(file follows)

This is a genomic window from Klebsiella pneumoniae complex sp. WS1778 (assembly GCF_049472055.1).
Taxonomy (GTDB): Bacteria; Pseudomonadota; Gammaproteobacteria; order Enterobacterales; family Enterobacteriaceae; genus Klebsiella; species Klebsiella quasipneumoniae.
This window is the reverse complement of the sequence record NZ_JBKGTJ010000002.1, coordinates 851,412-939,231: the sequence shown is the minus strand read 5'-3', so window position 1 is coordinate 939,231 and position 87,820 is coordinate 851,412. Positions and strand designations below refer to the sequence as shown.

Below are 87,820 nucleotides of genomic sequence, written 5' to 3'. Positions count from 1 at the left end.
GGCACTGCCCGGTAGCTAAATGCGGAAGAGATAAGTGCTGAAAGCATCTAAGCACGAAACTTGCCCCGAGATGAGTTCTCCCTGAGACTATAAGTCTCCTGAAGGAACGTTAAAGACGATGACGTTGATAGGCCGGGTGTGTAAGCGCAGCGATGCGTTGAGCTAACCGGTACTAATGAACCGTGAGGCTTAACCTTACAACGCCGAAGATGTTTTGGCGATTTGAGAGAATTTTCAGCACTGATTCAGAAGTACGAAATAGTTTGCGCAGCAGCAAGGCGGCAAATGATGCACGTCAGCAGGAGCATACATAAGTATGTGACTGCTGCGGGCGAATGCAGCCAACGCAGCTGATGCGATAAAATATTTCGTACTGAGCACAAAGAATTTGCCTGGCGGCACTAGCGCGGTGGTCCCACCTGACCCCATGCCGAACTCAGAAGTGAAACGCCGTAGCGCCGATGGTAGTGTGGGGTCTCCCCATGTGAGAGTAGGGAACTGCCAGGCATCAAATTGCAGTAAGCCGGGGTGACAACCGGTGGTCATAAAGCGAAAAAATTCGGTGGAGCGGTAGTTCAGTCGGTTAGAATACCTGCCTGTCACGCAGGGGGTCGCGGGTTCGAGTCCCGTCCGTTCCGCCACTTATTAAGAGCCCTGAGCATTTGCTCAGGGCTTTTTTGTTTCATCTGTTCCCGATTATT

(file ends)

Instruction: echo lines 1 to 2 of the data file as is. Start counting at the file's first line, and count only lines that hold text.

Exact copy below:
This is a genomic window from Klebsiella pneumoniae complex sp. WS1778 (assembly GCF_049472055.1).
Taxonomy (GTDB): Bacteria; Pseudomonadota; Gammaproteobacteria; order Enterobacterales; family Enterobacteriaceae; genus Klebsiella; species Klebsiella quasipneumoniae.